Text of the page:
California Legislature Bans Burger Eating While Driving; In-N-Out Forced to Change Name to In-N-In

No, you did not accidentally stumble onto The Onion‘s website.  This is some of what was discussed recently in the California Senate, which took up the issue of text messaging while driving. That’s because California’s new hands-free cell phone law did NOT make texting while driving illegal.  According to the L.A. Times, the Senate approved a measure that would close this loophole and outlaw texting behind the wheel.

The Times article indicates that many Senate Republicans were not keen to pass the anti-texting measure.  They reportedly felt that existing laws already prohibit driving while “distracted,” which, they said, would cover texting.  One Senator, the appropriately named George Runner from Lancaster, was quoted as saying,  “We don’t need a law for everything a driver does. The next one is going to be you can’t drive while you are eating a hamburger.”

I can see George’s point.  I’m confident that, if studies were done, they would show that non-cell phoning activities while driving, such as eating, fiddling with the radio, applying makeup, reading the newspaper, and babe watching (guilty, Your Honor) are also potentially distracting and dangerous, yet I don’t think they are specifically outlawed, and, depending on the activity, it seems unreasonable or even nanny state absurd to try and outlaw them.  On the other hand, how hard must it be to enforce “distracted driving” as compared to specific activities which can be observed?  The driver would have to be weaving or drifting like a drunk driver. Plenty of drivers could be significantly “distracted” without demonstrating it that blatantly.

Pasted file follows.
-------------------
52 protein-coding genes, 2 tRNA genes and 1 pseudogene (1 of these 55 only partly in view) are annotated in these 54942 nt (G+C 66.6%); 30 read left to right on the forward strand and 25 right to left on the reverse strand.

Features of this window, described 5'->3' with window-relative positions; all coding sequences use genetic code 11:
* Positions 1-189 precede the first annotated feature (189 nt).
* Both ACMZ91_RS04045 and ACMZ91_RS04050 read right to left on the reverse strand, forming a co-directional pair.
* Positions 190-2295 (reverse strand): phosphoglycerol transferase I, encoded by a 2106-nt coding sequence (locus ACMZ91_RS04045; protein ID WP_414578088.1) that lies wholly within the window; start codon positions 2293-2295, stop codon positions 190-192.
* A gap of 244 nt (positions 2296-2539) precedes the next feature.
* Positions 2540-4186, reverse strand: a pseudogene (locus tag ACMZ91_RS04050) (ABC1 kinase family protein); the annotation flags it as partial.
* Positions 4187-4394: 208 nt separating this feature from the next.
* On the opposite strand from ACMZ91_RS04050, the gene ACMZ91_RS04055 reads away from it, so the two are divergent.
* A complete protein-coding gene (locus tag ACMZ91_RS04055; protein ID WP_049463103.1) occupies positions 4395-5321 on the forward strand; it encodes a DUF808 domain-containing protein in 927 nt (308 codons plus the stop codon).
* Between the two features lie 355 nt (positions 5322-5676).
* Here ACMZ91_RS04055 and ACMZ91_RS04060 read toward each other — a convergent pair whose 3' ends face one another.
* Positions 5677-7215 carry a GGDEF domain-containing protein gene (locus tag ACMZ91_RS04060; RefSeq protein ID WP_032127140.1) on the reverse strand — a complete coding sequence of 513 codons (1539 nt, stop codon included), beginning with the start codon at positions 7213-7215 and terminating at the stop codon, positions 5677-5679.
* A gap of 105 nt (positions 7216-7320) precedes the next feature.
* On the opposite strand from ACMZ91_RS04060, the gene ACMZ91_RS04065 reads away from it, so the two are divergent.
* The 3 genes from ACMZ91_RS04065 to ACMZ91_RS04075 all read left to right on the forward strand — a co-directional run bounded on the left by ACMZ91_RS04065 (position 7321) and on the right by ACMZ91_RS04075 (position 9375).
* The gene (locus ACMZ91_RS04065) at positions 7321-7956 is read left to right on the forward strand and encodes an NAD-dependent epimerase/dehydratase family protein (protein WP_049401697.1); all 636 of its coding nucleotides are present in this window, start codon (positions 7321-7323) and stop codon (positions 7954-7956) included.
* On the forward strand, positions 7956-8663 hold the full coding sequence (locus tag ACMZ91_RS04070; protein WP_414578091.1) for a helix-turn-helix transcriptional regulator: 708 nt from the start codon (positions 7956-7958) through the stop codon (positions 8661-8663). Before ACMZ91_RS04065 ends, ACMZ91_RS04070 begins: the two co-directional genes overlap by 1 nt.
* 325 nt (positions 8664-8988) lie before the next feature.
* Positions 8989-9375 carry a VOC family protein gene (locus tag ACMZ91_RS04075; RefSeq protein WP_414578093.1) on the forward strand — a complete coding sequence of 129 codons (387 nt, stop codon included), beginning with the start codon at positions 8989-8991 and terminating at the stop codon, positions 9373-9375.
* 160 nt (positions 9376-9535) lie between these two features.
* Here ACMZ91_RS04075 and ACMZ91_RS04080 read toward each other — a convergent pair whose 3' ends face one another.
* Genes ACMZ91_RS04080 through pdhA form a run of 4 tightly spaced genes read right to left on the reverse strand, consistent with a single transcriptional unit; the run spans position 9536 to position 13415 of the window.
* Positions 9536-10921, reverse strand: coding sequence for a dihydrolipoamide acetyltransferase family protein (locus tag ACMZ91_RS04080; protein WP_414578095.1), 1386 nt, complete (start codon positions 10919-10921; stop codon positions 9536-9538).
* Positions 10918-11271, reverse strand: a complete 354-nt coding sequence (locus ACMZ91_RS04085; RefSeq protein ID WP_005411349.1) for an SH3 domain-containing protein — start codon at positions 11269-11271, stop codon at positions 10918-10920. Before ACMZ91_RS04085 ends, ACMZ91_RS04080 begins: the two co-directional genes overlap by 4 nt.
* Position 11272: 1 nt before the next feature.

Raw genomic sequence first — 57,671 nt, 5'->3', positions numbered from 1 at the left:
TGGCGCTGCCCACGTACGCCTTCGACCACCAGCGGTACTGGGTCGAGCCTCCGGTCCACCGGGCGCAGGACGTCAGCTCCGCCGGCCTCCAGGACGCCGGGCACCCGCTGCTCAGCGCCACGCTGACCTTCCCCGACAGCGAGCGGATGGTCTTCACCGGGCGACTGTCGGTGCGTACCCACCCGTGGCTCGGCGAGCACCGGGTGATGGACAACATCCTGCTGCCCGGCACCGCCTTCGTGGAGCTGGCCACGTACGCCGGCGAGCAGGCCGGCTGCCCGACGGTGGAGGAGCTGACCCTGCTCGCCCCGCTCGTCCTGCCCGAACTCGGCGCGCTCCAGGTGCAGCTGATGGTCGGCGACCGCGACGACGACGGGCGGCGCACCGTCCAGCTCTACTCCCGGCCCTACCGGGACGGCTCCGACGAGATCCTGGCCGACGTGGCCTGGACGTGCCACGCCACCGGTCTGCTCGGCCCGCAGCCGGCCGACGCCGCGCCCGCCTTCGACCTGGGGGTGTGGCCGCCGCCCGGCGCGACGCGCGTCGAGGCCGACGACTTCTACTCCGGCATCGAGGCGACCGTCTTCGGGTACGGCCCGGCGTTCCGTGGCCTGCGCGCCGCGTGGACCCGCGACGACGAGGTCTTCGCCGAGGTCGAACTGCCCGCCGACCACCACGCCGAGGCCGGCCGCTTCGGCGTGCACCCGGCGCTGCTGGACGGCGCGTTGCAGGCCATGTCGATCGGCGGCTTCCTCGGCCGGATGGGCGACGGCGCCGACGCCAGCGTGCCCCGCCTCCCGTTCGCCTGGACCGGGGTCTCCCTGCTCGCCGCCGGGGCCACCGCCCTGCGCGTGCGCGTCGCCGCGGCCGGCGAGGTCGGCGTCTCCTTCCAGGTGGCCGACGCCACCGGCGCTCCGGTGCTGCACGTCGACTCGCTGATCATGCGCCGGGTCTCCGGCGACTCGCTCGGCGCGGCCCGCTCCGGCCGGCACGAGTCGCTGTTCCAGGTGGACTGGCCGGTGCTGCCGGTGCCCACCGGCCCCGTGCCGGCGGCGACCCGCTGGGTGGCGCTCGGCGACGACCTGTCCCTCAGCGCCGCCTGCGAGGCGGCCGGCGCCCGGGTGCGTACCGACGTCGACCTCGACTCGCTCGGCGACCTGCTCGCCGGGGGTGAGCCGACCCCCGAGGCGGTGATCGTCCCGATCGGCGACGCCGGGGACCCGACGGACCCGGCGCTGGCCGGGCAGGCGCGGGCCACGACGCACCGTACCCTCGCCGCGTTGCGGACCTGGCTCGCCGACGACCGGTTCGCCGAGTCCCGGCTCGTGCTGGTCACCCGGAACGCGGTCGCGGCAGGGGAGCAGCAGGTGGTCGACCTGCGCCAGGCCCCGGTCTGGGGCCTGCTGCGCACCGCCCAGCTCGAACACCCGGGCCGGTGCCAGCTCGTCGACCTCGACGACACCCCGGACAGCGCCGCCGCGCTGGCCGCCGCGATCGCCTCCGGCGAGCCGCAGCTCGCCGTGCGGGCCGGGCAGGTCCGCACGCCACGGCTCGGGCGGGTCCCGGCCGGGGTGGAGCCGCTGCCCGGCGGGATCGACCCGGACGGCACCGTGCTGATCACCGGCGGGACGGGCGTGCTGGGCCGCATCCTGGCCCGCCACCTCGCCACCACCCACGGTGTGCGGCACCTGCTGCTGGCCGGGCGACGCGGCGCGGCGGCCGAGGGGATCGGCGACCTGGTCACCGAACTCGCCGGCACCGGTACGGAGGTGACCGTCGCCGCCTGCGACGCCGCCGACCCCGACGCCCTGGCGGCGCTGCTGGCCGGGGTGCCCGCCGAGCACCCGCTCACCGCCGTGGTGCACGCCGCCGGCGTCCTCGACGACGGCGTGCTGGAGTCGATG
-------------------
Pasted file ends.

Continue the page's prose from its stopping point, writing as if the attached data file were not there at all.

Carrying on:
If anyone wonders why this matters, just take a look at Will.I.Am’s post about the alert driver who skillfully avoided hitting a girl on a bicycle.  What if that driver was texting at the time?  That’s something to think about while hitting the roads this Labor Day Weekend.  Have fun, and stay safe!

8 Replies to “California Legislature Bans Burger Eating While Driving; In-N-Out Forced to Change Name to In-N-In”

  1. On my motorcycle again today, almost hit by another distracted driver. Maybe I’ve just started noticing the cell phones more since the law went into effect. Perhaps those talking on cell phones are even more distracted because now they’re not only on the phone, but they have to scan the mirror constantly to look for cops. They’re certainly not looking for me.

    Today’s driver had the phone to her ear with her left hand, and (I am not making this up) the index finger of her right hand in her nose. I assume she was steering with her knees. Distracted to say the least.

    Why can’t people just drive when they’re driving? Leave the call for when you get out of the car. Save the nose picking for the wait at a red light, like everyone else who thinks we can’t see their fingers up their noses.

  2. Burns, I’m seeing less than a few weeks ago.
    Yesterday going to Malibu 5 people on the phone, coming home 7.
    This morning on the way to Venice…12 on the phone, 77 on the way home…that scared us as traffic was very heavy.

  3. I don’t think it is the government’s job to tell us what we can and can’t do… even if something is dangerous, like texting while driving, it doesn’t follow that it should be illegal.

  4. Here’s why texting and any use of a phone or text (except in cases of emergency) should be illegal:

    1. It makes people stupid.
    2. When people drive stupid, it not only causes accidents, it causes them to drive slower.
    3. If you haven’t noticed someone driving like an idiot, and then seen they were texting, you clearly haven’t been driving… or were too distracted by texting yourself.

    I would put a million dollars down that if people stopped talking on their cell phones and texting while driving, the roads would move much smoother, much more safely.

    I can’t take Ole seriously, mainly because in a previous comment he said driving while intoxicated should be allowed.

  5. No kidding on taking Ole9 seriously. What one does in the privacy of their own home is really their own business, but once they leave home and put others at risk it becomes another issue. Unfortunately if people won’t think before they act something needs to be done to force the issue.

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